The goals of surgery are to establish a diagnosis, determine the stage and remove as much cancer as possible.


	Stage 	I	Limited to the ovaries
		IA	One ovary involved
		IB	Both ovaries involved
		IC	One or both ovaries involved, but with cancer on
			the surface of an ovary, rupture of an ovarian cyst
			malignant ascites or positive abdominal washings

	Stage 	II	Spread to adjacent pelvic structures
		IIA	Spread to uterus or fallopian tubes
		IIB	Spread to pelvic peritoneum
		IIC	Confined to the pelvis, but with malignant ascites
			or positive abdominal washings

	Stage 	III	Spread to the upper abdomen
		IIIA	Microscopic spread to the upper abdomen
		IIIB	Cancer nodules less than 2 cm in the abdomen
		IIIC	Nodules more than 2 cm, or positive pelvic or
			aortic lymph nodes

	Stage 	IV	Distant spread beyond the abdomen, liver, lung etc.

The stage is determined at surgery. If there are cancer nodules throughout the abdomen then it is obviously a stage III cancer. If only one ovary is apparently involved then there has to be an extensive search for microscopic cancer on the other abdominal structures and in the lymph nodes. An early stage is assigned only after a more advanced stage has been excluded.

In all but the earliest cancers there is often some cancer remaining after surgery. This is because it spreads throughout the abdomen in little nodules, some are only barely visible and others are too small to see. The surgical goal is not to leave any nodule larger than 1cm which is about a quarter of an inch. If the residual is this small or smaller then the debulking or cytoreduction is considered to have been optimal. Sometimes this is not possible but a maximum effort should be done to try to achieve this optimal situation. This may require removal of a piece of intestine and even a colostomy in some instances.

In addition to stage, the grade is also important. There is a grade designated grade 0. This refers to an epithelial adenocarcinoma of low malignant potential, also called a borderline cancer. These cancers tend to be indolent and although they may be stage III, not recur for many years even without treatment. Grade I adenocarcinomas are easily identified as being from a glandular origin. Grade III cancers are difficult to identify as glandular; they are also called poorly differentiated. Grade II cancers are intermediate in appearance. Grade I cancers are expected to behave the best, grade III the worst.


Any woman with an enlarged ovary is considered to have an ovarian cancer and is operated, except those women who are found to have a simple cyst less than 10 cm in size and who are ovulatory or early pregnant. These women can be followed conservatively and reexamined in four weeks. If the cyst is gone or getting smaller, then it can be followed until it is gone. They had a functional cyst. Every ovulating woman gets a cyst every cycle. This follicle cyst is usually about 2 cm when it breaks and releases the egg. Sometimes the follicle cyst does not break and persists and gets larger. It will eventually break on its own, but if detected during this time a cancer will also have to be considered. It should be allowed to go away on its own. Or, the follicle cyst ruptures and becomes a corpus luteum cyst. This will also go away by itself. Persistent ovarian cysts will have to be operated to exclude or diagnose a cancer. An ultrasound test can often distinguish between a simple cyst and a complex cyst. A simple cyst is just a fluid filled structure. A complex cyst has internal structures or solid areas within it. A simple cyst can be followed. A complex cyst or solid tumor should be operated.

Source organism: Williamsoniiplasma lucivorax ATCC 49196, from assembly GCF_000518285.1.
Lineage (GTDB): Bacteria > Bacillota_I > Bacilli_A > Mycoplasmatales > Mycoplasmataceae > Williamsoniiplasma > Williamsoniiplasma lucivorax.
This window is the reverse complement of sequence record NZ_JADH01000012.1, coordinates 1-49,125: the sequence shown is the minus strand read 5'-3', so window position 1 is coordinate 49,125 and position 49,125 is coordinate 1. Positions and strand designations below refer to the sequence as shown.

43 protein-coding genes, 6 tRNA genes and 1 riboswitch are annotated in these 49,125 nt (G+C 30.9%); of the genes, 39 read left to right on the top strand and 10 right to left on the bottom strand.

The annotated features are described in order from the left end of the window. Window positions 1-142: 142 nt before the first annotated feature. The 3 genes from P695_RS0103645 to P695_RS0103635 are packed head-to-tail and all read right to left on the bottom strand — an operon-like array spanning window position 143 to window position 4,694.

There is a special category of epithelial ovarian cancers called borderline or cancers of low malignant potential based on the microscopic appearance of the cancer. They are expected to behave as very low grade cancers, that is, to be very slow growing. Signs of recurrence may not develop for fifteen or twenty years. Most will never recur. Most are stage I, but can be stage III when diagnosed. They are usually not treated after surgery. If they recur then they are reoperated. The treatment of advanced stage disease with residual is controversial. The inclination is for chemotherapy; the dilemma is that it cannot be demonstrated to work.


The initial treatment is surgery which will consist of removal of the uterus, tubes and ovaries as well as any large nodules of cancer. There are exceptions when only one ovary is removed. This conservative surgery is indicated in the following situation.

1. The patient has a strong desire for further childbearing and is otherwise fertile.
2. The cancer is stage IA. Grade 0, I, or sometimes II epithelial cancer.
3. The cancer is a stage I germ cell cancer or a specialized stromal cancer.

In this situation a unilateral oophorectomy is indicated. The low grade epithelial cancers require no further treatment, although these women are advised to have the remaining ovary removed when childbearing is completed. The germ cell cancers are usually on only one side. All will receive aggressive chemotherapy and most will do well. The specialized stromal cell cancers are usually unilateral and not aggressive cancers, so the other ovary can be retained until no longer needed.

Otherwise, all ovarian cancer patients receive a maximal surgical effort so that the residual is small. This will give them a better chance for a complete response to chemotherapy. If a segment of intestine has to be removed, then that is done. Sometimes this will result in a colostomy. If all the large pieces of cancer can be removed then a maximum effort is indicated. All the cancer can seldom be removed, but if no piece larger than 1-2 cm remains after surgery then that is considered to be an optimal cytoreduction surgery. After surgery almost all patients will require additional treatment.